The need for labor, especially the labor of strong, young men, comes in the first stage of cocaine production, in the reduction of large piles of leaves into a small quantity of pasta, or coca paste from which the active ingredient, cocaine, can then be refined. Three hundred to five hundred kilograms of leaves must be used to make one kilogram of pure cocaine. The leaves are made into pasta by soaking them in vats of kerosene and by applying salt, acetone, and sulfuring acid. To make the chemical reaction occur, someone must trample on the leaves for several days - a process very much like tromping on grapes to make wine, only longer. Because the corrosive mixture dissolves shoes or boots, the young men walk barefooted. These men are called pisacocas and usually work in the cool of the night, pounding the green slime with their feet. Each night the chemicals eat away more skin and very quickly open ulcers erupt. Some young men in the Chapare now have feet that are so diseased they are incapable of standing, much less walking. So, instead, they use their hands to mix the pasta, but their hands are eaten away even faster than their feet. Thousands and possibly tens of thousands of young Bolivian men now look like lepers with permanently disfigured hands and feet. It is unlikely that any culd return to Pocona [a small town in the Andes] and make a decent farmer.
Because this work is painful, the pisacocas smoke addictive cigarettes coated with pasta. This alleviates their pain and allows them to continue walking the coca throughout the night. This pasta is contaminated with chemical residues, and smoking it quickly warps their minds as quickly as the acids eat their hands and feet.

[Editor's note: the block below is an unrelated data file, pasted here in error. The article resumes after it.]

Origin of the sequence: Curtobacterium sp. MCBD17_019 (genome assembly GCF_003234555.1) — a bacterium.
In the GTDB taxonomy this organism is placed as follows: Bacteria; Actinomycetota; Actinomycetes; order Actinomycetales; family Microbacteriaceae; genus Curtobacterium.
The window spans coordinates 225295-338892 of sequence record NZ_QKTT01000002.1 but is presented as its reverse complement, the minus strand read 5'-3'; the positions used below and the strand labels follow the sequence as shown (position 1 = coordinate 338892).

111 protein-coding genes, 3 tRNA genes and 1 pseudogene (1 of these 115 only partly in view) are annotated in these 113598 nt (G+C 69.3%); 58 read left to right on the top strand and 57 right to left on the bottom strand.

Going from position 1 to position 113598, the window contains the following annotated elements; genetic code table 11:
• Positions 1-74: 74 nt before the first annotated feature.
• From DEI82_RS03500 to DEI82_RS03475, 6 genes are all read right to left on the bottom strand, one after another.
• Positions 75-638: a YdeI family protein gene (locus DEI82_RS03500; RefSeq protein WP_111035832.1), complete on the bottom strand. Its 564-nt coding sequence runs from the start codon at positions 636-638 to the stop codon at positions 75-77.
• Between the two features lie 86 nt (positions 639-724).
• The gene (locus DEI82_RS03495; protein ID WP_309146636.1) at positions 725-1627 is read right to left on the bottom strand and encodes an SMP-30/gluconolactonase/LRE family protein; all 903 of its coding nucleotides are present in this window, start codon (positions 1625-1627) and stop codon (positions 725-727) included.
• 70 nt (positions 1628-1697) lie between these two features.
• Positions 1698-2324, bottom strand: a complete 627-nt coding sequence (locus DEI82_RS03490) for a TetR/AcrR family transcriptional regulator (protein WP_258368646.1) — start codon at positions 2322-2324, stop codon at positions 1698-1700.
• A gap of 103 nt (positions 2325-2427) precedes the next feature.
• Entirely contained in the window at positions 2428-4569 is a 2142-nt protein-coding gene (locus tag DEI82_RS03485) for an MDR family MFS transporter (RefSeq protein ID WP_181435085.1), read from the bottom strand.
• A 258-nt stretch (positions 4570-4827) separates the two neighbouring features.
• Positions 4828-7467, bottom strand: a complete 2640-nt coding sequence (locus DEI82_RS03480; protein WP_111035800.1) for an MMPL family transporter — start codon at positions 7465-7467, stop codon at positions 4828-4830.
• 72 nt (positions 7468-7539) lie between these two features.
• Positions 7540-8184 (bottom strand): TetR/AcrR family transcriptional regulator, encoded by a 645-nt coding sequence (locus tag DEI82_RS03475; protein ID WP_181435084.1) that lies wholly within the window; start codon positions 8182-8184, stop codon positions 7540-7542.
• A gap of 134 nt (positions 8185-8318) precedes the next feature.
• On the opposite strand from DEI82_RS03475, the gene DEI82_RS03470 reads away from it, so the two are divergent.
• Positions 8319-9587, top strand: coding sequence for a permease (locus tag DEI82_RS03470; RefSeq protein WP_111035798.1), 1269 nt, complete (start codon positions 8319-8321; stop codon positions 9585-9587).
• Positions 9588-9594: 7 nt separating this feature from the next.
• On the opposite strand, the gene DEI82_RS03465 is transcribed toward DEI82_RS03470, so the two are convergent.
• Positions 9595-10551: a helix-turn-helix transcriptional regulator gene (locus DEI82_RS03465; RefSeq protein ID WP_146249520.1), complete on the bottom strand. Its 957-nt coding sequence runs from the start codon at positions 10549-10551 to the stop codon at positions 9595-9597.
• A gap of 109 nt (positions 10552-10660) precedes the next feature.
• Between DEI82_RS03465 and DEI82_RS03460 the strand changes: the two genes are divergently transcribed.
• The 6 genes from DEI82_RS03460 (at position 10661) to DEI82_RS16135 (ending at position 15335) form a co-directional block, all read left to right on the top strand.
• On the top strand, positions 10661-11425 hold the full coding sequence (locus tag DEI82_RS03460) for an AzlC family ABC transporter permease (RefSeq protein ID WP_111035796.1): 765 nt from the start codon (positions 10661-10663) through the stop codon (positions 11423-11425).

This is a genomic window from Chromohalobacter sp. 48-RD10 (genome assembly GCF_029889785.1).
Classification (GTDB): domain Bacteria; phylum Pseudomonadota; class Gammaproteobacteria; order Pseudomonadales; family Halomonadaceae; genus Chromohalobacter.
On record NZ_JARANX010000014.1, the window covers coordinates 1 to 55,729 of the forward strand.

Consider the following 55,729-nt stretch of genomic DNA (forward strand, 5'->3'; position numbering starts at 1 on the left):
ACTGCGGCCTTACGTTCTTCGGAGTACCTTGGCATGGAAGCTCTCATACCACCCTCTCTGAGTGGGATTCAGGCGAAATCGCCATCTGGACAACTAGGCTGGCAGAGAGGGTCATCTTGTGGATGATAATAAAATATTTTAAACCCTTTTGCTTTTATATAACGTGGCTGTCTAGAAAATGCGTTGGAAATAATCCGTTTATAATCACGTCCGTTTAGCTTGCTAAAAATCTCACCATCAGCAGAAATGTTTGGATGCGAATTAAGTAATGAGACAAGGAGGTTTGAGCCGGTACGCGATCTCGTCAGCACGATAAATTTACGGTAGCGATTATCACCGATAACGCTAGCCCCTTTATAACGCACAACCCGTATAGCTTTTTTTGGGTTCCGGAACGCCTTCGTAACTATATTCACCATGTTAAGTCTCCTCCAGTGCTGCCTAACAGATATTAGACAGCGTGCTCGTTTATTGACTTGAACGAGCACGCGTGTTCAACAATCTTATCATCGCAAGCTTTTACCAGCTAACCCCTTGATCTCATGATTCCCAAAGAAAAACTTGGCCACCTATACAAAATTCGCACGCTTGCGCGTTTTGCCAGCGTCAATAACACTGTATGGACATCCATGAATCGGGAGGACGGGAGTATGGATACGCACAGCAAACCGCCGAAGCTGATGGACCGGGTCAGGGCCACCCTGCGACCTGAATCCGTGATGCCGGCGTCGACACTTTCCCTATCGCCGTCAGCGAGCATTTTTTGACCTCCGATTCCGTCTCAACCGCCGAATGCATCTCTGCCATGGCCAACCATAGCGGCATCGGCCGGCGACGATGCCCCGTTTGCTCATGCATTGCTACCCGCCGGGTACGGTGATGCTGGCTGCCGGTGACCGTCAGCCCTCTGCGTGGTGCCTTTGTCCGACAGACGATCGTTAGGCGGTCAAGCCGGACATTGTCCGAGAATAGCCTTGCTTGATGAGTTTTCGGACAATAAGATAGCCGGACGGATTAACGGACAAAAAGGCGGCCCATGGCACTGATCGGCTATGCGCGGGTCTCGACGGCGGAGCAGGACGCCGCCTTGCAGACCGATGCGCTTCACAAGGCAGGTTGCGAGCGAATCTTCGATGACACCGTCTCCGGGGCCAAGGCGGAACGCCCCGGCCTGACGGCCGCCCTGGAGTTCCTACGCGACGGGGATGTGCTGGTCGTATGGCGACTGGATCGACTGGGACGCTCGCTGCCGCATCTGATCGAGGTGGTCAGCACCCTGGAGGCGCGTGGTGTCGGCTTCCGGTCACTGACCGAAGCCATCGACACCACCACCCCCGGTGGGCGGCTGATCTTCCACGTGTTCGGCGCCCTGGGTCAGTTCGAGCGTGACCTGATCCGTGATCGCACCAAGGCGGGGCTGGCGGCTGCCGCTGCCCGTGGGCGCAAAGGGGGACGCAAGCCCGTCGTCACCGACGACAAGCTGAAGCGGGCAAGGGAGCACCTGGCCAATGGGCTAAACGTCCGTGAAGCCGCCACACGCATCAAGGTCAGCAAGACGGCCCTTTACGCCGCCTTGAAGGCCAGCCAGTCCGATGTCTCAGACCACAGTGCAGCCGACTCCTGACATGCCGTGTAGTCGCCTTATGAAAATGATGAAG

The article goes on, telling how the cocaine manufacturers supply these workers with women, creating an STD problem among the workers as well as the prostitutes. Many of the workers come from remote villages (such as the aforementioned Pocona) which are now suffering horribly from the economic impact of so many people leaving. The cocaine trade also employs people called hormigas (ants), often women and small children, to transport cocaine or the chemicals used to process it.
According to the article, a gram of cocaine sells for $5 in Cochabamba, Bolivia, but sells for over $100 in the U.S. I'll admit, I don't know what cocaine sells for now or what it sold for in 1986 in the U.S. or anywhere else. But going with these numbers, and other numbers given in the 1986 article, for the gram of cocaine that sells in the U.S. for $100, the farmer received a penny. By my math, that means a farmer received maybe $20 per hectare of coca, double what can be earned by growing papaya. (On my trip, I bought a plastic bag of coca leaves, maybe 5 oz, for 5 Bolivianos. That's a little under $1.) The pisacocas were paid $3 per day, three times what they would make doing other work. The person smuggling the cocaine out of Bolivia was paid $5000 for moving a shipment worth $5 to $7 million. There are Bolivians who get rich by Bolivian standards from the cocaine trade, but there are far more who suffer.